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  17. Isbary, G.; Heinlin, J.; Shimizu, T.; Zimmermann, J.L.; Morfill, G.; Schmidt, H.-U.; Monetti, R.; Steffes, B. et al. (August 2012). "Successful and safe use of 2 min cold atmospheric argon plasma in chronic wounds: results of a randomized controlled trial: Argon plasma significantly decreases bacteria on wounds" (in en). British Journal of Dermatology 167 (2): 404–410. doi:10.1111/j.1365-2133.2012.10923.x. PMID 22385038.
  18. sibylle. "Home" (in en-GB). 
  19. Friedman, Peter C.; Miller, Vandana; Fridman, Gregory; Lin, Abraham; Fridman, Alexander (February 2017). "Successful treatment of actinic keratoses using nonthermal atmospheric pressure plasma: A case series" (in en). Journal of the American Academy of Dermatology 76 (2): 349–350. doi:10.1016/j.jaad.2016.09.004. PMID 28088998. 
  20. Friedman, P. C.; Miller, V.; Fridman, G.; Fridman, A. (June 2019). "Use of cold atmospheric pressure plasma to treat warts: a potential therapeutic option" (in en). Clinical and Experimental Dermatology 44 (4): 459–461. doi:10.1111/ced.13790. ISSN 0307-6938. PMID 30264440. 
  21. Friedman, Peter C.; Fridman, Gregory; Fridman, Alexander (July 2020). "Using cold plasma to treat warts in children: A case series" (in en). Pediatric Dermatology 37 (4): 706–709. doi:10.1111/pde.14180. ISSN 0736-8046. PMID 32323887. 
  22. "Tolerability of Six Months Indirect Cold (Physical) Plasma Treatment of the Scalp for Hair Loss". Journal of Drugs in Dermatology. 
  23. Wirtz, M.; Stoffels, I.; Dissemond, J.; Schadendorf, D.; Roesch, A. (January 2018). "Actinic keratoses treated with cold atmospheric plasma" (in en). Journal of the European Academy of Dermatology and Venereology 32 (1): e37–e39. doi:10.1111/jdv.14465. PMID 28695987. 
  24. Koch, F.; Salva, K.A.; Wirtz, M.; Hadaschik, E.; Varaljai, R.; Schadendorf, D.; Roesch, A. (December 2020). "Efficacy of cold atmospheric plasma vs. diclofenac 3% gel in patients with actinic keratoses: a prospective, randomized and rater‐blinded study (ACTICAP)" (in en). Journal of the European Academy of Dermatology and Venereology 34 (12): e844–e846. doi:10.1111/jdv.16735. ISSN 0926-9959. PMID 32531115.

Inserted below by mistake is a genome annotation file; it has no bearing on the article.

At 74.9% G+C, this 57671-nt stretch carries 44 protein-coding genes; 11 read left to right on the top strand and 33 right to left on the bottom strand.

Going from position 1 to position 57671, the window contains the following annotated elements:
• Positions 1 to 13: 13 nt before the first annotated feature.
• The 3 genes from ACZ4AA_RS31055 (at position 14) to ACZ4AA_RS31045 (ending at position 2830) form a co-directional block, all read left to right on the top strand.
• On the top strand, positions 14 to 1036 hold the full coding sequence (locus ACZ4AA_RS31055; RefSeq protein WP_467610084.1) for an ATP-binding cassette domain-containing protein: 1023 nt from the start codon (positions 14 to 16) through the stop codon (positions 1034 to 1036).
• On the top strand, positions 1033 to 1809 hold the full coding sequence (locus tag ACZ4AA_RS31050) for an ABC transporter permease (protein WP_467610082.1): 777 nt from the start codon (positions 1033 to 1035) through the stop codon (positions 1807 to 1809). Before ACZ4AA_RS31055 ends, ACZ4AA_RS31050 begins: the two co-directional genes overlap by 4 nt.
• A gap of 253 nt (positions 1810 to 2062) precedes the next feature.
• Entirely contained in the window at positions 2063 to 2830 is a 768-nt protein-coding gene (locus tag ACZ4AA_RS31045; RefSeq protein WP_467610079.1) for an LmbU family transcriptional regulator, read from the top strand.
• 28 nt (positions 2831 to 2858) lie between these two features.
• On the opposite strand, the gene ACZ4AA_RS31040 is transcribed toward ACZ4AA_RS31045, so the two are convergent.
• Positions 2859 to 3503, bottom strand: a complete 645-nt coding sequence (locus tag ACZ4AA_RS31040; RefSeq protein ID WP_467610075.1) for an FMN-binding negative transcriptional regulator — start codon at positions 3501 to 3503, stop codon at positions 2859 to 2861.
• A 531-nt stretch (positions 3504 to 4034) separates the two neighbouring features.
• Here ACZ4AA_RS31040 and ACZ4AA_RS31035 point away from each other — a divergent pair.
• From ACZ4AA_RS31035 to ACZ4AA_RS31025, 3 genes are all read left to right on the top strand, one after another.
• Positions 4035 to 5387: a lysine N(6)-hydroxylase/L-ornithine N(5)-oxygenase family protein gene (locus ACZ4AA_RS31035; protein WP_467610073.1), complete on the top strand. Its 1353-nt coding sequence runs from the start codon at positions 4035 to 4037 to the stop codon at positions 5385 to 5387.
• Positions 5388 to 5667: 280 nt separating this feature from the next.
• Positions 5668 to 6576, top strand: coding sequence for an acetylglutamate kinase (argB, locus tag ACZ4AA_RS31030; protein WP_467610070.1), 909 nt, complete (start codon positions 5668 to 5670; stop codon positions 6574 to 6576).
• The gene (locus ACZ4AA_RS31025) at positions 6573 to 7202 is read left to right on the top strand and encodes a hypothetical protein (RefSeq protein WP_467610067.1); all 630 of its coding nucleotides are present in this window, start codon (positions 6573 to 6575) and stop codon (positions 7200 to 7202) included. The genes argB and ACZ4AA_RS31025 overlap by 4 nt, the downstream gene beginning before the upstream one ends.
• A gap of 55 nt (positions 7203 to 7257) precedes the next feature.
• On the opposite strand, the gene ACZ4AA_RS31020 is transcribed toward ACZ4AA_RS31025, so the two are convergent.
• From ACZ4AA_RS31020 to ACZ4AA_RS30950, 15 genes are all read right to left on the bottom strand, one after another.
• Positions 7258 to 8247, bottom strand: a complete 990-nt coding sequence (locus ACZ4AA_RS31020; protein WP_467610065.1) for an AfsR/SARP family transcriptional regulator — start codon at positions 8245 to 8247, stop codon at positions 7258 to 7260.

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  28. Graves, David B. (2012-01-01). "The emerging role of reactive oxygen and nitrogen species in redox biology and some implications for plasma applications to medicine and biology" (in en). Journal of Physics D: Applied Physics 45 (26): 263001. doi:10.1088/0022-3727/45/26/263001. ISSN 0022-3727. Bibcode: 2012JPhD...45z3001G.
  29. He, Zhonglei; Liu, Kangze; Manaloto, Eline; Casey, Alan; Cribaro, George P.; Byrne, Hugh J.; Tian, Furong; Barcia, Carlos et al. (2018-03-28). "Cold Atmospheric Plasma Induces ATP-Dependent Endocytosis of Nanoparticles and Synergistic U373MG Cancer Cell Death" (in En). Scientific Reports 8 (1): 5298. doi:10.1038/s41598-018-23262-0. ISSN 2045-2322. PMID 29593309. Bibcode: 2018NatSR...8.5298H.
  30. He, Zhonglei; Liu, Kangze; Scally, Laurence; Manaloto, Eline; Gunes, Sebnem; Ng, Sing Wei; Maher, Marcus; Tiwari, Brijesh et al. (24 April 2020). "Cold Atmospheric Plasma Stimulates Clathrin-Dependent Endocytosis to Repair Oxidised Membrane and Enhance Uptake of Nanomaterial in Glioblastoma Multiforme Cells". Scientific Reports 10 (1): 6985. doi:10.1038/s41598-020-63732-y. PMID 32332819. Bibcode: 2020NatSR..10.6985H.
  31. Miller, Vandana; Lin, Abraham; Fridman, Alexander (2015-10-16). "Why Target Immune Cells for Plasma Treatment of Cancer" (in en). Plasma Chemistry and Plasma Processing 36 (1): 259–268. doi:10.1007/s11090-015-9676-z. ISSN 0272-4324.